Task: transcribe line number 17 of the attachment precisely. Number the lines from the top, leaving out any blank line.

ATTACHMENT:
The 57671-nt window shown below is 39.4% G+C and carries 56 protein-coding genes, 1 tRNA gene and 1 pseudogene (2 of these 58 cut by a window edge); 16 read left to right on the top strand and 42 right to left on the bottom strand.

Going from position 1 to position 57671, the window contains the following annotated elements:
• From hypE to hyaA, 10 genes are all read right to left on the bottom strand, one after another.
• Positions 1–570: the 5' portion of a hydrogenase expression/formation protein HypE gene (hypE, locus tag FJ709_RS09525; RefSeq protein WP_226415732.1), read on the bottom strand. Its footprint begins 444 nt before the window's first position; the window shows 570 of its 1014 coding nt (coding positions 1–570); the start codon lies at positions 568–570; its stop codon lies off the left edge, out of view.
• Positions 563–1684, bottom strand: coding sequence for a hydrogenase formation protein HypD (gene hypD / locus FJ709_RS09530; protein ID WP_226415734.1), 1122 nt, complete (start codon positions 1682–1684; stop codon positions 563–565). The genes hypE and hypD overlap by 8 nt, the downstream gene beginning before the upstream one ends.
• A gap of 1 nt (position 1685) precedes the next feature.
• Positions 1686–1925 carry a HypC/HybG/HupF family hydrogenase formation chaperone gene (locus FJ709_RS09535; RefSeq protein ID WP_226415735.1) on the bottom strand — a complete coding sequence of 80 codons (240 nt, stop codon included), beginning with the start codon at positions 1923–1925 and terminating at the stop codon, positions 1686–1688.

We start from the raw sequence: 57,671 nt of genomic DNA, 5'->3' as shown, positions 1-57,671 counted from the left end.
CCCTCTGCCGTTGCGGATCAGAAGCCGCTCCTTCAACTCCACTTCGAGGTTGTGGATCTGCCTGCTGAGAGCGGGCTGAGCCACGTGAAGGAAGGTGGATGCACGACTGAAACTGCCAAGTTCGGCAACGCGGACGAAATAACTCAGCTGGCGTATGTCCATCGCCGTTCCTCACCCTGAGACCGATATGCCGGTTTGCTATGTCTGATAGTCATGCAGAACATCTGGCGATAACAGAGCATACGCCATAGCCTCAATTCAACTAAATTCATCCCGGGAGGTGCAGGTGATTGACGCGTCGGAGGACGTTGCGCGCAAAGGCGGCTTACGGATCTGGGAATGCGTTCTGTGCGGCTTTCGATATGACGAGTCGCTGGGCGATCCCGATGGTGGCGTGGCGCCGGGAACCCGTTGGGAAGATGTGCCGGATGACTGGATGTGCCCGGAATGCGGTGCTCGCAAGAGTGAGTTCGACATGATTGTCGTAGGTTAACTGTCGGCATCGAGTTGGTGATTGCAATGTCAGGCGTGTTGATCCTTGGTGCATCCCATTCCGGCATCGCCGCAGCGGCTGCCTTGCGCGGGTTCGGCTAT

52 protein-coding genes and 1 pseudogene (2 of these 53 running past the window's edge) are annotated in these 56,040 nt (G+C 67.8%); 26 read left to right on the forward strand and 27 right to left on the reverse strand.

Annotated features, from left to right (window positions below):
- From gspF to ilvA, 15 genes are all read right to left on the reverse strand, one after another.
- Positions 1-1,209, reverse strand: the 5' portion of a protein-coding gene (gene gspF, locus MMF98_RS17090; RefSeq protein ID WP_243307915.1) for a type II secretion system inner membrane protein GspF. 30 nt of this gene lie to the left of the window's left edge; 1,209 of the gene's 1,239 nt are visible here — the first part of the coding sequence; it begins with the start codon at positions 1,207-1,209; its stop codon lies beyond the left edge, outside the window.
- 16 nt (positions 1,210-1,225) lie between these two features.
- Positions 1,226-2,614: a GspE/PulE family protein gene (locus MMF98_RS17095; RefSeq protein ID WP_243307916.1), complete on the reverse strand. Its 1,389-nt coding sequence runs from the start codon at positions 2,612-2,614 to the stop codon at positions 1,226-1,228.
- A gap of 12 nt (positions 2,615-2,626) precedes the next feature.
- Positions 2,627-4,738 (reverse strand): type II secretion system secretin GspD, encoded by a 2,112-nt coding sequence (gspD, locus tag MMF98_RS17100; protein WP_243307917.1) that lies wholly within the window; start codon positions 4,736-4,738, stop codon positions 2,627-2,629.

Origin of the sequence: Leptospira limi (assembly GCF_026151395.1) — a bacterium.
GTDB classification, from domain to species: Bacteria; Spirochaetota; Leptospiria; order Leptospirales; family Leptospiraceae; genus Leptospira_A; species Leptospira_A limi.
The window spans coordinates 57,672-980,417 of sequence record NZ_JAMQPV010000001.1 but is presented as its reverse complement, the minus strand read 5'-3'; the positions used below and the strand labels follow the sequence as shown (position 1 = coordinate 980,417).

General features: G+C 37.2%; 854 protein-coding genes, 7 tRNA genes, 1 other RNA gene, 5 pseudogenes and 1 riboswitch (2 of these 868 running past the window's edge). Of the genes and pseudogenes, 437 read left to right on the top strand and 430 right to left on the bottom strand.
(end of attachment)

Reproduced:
- Positions 2,627-4,738 (reverse strand): type II secretion system secretin GspD, encoded by a 2,112-nt coding sequence (gspD, locus tag MMF98_RS17100; protein WP_243307917.1) that lies wholly within the window; start codon positions 4,736-4,738, stop codon positions 2,627-2,629.